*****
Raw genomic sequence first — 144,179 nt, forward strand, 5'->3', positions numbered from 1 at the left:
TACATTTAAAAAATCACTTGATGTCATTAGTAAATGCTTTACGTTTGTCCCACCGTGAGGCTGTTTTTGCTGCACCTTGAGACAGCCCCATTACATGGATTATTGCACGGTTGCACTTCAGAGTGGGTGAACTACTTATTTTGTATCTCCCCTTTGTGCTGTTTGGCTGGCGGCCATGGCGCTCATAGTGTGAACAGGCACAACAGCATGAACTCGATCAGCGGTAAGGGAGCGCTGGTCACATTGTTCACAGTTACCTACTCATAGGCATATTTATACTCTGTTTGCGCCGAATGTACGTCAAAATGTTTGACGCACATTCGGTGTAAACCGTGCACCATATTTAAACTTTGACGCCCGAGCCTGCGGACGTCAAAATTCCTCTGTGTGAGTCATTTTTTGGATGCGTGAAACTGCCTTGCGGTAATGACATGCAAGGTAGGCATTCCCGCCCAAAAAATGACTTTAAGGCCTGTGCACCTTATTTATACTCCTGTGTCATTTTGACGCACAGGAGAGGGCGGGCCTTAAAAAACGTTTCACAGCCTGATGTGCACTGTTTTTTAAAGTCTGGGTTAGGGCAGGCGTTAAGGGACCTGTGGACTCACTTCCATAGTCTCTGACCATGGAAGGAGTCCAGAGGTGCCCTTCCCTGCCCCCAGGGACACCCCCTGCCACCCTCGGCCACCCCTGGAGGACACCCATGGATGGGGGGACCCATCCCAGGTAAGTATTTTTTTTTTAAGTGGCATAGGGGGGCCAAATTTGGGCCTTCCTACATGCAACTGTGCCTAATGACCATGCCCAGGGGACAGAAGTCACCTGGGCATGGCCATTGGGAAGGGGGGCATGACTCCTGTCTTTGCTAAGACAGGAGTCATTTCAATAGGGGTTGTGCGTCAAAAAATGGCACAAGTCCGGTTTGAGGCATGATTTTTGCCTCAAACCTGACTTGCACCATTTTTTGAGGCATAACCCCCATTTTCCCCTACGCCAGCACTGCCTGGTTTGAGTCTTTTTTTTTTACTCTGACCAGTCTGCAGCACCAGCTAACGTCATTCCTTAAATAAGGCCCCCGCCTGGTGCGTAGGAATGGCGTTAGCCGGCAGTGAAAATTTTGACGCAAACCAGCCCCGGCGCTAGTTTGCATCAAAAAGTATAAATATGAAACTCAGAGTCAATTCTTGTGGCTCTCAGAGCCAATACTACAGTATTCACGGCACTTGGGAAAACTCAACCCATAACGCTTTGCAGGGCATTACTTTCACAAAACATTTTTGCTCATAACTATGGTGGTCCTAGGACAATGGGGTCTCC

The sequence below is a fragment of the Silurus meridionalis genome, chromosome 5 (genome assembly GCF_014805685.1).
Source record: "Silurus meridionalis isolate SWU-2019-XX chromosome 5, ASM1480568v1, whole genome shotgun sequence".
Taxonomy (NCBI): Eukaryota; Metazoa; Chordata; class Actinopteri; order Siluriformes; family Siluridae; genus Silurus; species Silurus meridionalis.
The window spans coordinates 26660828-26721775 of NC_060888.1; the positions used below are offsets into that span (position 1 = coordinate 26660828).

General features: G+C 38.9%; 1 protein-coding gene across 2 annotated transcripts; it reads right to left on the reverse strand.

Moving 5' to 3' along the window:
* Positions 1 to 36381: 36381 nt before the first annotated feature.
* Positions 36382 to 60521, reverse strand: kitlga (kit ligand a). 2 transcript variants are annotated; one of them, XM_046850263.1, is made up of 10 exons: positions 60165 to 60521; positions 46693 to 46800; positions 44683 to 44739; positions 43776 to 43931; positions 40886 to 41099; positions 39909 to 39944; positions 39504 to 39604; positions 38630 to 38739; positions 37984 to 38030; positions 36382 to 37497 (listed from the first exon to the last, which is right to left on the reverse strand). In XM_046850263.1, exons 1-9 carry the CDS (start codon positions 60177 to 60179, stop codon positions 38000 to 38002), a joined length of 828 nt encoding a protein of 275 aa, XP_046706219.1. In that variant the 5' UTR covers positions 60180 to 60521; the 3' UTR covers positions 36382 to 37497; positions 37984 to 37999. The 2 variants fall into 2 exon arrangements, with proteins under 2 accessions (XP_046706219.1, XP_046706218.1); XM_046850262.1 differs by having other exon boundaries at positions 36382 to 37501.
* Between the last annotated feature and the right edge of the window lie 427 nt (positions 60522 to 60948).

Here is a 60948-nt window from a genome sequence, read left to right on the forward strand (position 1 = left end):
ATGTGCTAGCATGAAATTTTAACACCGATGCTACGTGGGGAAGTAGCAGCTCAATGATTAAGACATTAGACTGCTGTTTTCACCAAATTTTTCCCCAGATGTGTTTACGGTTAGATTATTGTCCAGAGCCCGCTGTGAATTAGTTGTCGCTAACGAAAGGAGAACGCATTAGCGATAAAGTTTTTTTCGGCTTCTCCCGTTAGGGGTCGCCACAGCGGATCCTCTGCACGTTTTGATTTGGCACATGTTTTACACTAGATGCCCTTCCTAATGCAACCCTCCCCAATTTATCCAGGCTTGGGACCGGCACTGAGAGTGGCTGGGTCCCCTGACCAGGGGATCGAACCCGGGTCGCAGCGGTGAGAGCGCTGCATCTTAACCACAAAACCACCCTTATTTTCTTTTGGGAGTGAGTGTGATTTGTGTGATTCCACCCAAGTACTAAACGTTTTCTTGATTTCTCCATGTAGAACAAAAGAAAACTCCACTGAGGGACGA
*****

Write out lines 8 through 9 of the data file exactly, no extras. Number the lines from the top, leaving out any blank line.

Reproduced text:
Moving 5' to 3' along the window:
* Positions 1 to 36381: 36381 nt before the first annotated feature.